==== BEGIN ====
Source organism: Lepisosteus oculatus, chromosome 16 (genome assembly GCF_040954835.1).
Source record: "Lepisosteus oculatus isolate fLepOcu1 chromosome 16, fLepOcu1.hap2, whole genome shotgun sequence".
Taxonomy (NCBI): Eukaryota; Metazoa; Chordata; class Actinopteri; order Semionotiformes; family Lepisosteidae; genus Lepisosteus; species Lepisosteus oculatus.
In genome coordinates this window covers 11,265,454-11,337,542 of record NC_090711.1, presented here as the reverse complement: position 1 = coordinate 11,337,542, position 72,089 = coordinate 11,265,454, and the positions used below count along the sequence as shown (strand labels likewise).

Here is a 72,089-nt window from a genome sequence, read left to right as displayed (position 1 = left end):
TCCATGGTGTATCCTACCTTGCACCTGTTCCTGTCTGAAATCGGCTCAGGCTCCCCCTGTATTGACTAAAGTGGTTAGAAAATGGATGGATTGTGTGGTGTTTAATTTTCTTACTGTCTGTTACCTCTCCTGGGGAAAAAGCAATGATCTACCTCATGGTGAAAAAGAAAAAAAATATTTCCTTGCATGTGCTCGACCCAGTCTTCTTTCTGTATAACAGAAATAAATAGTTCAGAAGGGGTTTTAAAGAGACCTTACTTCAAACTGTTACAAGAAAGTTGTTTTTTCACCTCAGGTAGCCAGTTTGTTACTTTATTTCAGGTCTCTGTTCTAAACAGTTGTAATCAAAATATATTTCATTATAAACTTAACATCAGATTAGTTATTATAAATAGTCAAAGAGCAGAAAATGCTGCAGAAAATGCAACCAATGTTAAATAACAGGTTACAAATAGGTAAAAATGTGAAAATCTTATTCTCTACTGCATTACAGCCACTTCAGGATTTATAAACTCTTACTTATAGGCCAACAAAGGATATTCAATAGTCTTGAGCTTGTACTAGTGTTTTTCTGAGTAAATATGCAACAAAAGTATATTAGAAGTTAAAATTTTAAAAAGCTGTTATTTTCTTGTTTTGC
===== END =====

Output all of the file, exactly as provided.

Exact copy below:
Source organism: Lepisosteus oculatus, chromosome 16 (genome assembly GCF_040954835.1).
Source record: "Lepisosteus oculatus isolate fLepOcu1 chromosome 16, fLepOcu1.hap2, whole genome shotgun sequence".
Taxonomy (NCBI): Eukaryota; Metazoa; Chordata; class Actinopteri; order Semionotiformes; family Lepisosteidae; genus Lepisosteus; species Lepisosteus oculatus.
In genome coordinates this window covers 11,265,454-11,337,542 of record NC_090711.1, presented here as the reverse complement: position 1 = coordinate 11,337,542, position 72,089 = coordinate 11,265,454, and the positions used below count along the sequence as shown (strand labels likewise).

Here is a 72,089-nt window from a genome sequence, read left to right as displayed (position 1 = left end):
TCCATGGTGTATCCTACCTTGCACCTGTTCCTGTCTGAAATCGGCTCAGGCTCCCCCTGTATTGACTAAAGTGGTTAGAAAATGGATGGATTGTGTGGTGTTTAATTTTCTTACTGTCTGTTACCTCTCCTGGGGAAAAAGCAATGATCTACCTCATGGTGAAAAAGAAAAAAAATATTTCCTTGCATGTGCTCGACCCAGTCTTCTTTCTGTATAACAGAAATAAATAGTTCAGAAGGGGTTTTAAAGAGACCTTACTTCAAACTGTTACAAGAAAGTTGTTTTTTCACCTCAGGTAGCCAGTTTGTTACTTTATTTCAGGTCTCTGTTCTAAACAGTTGTAATCAAAATATATTTCATTATAAACTTAACATCAGATTAGTTATTATAAATAGTCAAAGAGCAGAAAATGCTGCAGAAAATGCAACCAATGTTAAATAACAGGTTACAAATAGGTAAAAATGTGAAAATCTTATTCTCTACTGCATTACAGCCACTTCAGGATTTATAAACTCTTACTTATAGGCCAACAAAGGATATTCAATAGTCTTGAGCTTGTACTAGTGTTTTTCTGAGTAAATATGCAACAAAAGTATATTAGAAGTTAAAATTTTAAAAAGCTGTTATTTTCTTGTTTTGC